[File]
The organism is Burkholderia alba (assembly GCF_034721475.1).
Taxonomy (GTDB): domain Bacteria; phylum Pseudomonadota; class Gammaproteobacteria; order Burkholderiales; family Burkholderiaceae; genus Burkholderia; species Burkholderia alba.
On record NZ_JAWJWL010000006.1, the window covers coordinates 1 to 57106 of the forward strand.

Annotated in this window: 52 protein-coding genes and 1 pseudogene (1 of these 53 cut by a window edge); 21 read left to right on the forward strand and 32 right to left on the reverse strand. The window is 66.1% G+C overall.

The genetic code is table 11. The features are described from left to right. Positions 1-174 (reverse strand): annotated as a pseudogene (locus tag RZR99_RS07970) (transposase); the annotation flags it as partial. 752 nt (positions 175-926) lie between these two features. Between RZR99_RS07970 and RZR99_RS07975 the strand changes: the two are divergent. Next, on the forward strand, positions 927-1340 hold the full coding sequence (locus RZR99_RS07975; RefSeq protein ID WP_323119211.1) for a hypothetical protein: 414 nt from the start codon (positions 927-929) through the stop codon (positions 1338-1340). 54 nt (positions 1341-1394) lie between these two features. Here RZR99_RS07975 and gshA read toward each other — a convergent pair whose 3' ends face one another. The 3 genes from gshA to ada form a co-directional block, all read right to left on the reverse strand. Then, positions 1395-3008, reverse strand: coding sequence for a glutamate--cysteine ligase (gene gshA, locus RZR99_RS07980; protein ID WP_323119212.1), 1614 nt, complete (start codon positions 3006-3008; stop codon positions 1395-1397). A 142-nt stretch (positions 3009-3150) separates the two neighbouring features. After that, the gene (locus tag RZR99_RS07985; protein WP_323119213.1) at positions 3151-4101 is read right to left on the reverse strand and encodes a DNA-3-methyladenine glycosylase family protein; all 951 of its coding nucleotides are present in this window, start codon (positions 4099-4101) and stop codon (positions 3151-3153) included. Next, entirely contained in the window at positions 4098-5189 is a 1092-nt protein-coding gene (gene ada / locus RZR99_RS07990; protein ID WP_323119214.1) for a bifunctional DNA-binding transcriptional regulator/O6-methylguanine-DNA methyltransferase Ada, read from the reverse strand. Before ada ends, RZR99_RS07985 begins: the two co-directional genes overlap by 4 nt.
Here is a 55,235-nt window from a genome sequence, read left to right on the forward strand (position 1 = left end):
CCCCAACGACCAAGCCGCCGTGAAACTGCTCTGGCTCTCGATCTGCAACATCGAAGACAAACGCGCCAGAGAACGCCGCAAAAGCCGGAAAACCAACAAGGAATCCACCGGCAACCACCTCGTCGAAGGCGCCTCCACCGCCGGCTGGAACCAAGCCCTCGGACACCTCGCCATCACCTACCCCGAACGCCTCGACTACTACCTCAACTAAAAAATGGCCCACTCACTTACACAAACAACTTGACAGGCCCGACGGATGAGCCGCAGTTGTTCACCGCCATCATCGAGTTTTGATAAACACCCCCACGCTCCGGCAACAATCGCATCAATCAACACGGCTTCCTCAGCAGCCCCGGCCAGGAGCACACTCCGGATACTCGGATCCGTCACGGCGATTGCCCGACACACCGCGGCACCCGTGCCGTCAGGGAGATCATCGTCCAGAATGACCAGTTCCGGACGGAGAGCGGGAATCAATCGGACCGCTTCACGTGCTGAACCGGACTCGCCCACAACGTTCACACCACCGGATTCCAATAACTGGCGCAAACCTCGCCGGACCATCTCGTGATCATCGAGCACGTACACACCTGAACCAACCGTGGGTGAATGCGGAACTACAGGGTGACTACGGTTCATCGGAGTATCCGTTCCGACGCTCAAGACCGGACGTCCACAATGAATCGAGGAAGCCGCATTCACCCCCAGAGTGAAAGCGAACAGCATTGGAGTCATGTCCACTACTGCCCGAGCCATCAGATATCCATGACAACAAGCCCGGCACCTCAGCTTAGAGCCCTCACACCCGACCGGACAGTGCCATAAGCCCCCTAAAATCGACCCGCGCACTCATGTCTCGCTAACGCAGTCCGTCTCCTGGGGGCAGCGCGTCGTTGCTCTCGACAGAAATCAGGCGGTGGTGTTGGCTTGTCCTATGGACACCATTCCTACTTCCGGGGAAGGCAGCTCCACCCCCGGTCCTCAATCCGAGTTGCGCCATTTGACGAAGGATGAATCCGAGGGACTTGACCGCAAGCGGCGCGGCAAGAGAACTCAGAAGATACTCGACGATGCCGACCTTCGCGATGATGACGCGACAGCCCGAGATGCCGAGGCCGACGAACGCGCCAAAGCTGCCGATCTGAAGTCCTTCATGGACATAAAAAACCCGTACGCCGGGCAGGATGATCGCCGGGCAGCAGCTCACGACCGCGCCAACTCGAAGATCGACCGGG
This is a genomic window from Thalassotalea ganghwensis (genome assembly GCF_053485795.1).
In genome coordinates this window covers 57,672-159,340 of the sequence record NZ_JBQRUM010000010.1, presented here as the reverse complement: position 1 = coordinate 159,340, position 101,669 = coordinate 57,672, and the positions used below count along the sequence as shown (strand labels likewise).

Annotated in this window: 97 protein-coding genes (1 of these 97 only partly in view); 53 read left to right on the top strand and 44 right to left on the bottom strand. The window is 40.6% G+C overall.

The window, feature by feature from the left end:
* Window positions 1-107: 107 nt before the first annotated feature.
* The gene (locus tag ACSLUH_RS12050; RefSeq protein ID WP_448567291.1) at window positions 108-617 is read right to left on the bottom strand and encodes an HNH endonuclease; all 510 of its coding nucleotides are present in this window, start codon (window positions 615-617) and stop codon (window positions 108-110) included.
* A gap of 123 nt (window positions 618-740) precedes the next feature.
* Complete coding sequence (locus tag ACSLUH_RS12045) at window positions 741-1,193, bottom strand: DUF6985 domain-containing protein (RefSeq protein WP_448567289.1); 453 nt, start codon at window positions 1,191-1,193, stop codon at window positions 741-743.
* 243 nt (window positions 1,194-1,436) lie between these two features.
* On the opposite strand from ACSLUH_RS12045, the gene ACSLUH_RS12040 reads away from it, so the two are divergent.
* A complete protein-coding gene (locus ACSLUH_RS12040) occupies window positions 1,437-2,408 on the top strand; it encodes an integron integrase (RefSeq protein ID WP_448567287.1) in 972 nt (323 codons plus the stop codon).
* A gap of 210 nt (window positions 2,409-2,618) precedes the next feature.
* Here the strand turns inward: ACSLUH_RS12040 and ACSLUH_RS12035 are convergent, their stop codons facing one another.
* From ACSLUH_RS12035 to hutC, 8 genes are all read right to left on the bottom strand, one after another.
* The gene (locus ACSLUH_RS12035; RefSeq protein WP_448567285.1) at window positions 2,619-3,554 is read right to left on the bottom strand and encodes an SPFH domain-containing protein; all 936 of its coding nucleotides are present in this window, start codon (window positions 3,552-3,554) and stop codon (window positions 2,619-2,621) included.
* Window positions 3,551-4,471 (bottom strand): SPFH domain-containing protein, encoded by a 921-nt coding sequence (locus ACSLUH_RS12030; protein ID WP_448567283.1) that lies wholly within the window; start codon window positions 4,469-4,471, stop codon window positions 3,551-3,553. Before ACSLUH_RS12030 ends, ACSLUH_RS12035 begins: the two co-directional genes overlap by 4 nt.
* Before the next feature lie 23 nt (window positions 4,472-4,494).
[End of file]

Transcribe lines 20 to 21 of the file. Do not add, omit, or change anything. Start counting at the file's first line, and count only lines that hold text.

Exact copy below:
* Here the strand turns inward: ACSLUH_RS12040 and ACSLUH_RS12035 are convergent, their stop codons facing one another.
* From ACSLUH_RS12035 to hutC, 8 genes are all read right to left on the bottom strand, one after another.